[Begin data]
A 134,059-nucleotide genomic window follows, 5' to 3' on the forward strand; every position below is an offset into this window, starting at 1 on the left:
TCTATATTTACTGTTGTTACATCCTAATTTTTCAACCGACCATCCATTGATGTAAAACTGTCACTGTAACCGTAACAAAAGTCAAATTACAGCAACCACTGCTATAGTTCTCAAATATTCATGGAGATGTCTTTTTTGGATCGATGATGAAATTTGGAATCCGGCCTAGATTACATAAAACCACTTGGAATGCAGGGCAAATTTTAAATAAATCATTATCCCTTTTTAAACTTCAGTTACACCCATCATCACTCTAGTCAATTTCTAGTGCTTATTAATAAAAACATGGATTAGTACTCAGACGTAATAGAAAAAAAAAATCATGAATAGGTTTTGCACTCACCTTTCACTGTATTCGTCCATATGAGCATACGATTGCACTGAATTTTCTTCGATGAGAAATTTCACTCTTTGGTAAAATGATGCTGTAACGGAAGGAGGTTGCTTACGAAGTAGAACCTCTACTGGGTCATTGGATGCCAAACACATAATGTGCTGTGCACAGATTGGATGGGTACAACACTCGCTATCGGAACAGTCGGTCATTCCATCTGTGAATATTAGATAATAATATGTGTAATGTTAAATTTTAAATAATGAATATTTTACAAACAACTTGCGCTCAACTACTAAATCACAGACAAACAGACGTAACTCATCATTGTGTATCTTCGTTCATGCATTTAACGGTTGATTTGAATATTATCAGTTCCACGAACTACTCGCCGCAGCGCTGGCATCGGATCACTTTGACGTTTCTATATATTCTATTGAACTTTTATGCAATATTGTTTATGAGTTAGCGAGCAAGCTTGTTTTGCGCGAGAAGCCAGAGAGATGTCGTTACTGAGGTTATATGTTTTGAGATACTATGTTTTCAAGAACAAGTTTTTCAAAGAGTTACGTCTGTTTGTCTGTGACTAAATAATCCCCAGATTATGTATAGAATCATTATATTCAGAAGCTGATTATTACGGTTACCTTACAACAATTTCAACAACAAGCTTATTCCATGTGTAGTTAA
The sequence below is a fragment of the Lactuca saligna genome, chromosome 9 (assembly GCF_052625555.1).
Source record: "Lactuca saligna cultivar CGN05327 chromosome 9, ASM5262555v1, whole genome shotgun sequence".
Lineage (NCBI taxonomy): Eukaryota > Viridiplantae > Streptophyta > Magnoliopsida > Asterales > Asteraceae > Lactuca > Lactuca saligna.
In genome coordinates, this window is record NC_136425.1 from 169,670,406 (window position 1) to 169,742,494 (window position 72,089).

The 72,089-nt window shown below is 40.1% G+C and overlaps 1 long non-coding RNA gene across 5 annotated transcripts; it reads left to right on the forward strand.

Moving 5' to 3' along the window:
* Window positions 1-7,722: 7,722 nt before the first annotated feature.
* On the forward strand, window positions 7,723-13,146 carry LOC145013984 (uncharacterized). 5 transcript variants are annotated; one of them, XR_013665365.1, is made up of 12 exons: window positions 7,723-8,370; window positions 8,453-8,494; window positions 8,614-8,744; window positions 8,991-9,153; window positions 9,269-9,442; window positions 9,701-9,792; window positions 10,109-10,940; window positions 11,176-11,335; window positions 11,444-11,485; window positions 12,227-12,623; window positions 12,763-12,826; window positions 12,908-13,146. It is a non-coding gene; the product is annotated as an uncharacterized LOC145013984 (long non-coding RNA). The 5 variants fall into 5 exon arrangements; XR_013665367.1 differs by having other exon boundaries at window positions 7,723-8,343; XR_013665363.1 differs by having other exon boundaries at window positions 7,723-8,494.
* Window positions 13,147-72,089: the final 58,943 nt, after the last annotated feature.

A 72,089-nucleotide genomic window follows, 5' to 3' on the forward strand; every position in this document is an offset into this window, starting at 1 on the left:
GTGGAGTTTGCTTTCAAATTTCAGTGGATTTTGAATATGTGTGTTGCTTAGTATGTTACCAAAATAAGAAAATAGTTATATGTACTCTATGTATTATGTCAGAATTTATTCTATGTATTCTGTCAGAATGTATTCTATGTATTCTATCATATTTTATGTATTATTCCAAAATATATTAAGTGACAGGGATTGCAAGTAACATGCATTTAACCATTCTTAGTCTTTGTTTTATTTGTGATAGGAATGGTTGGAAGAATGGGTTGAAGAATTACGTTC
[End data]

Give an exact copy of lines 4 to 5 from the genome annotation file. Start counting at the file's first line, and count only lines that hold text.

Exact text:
Source record: "Lactuca saligna cultivar CGN05327 chromosome 9, ASM5262555v1, whole genome shotgun sequence".
Lineage (NCBI taxonomy): Eukaryota > Viridiplantae > Streptophyta > Magnoliopsida > Asterales > Asteraceae > Lactuca > Lactuca saligna.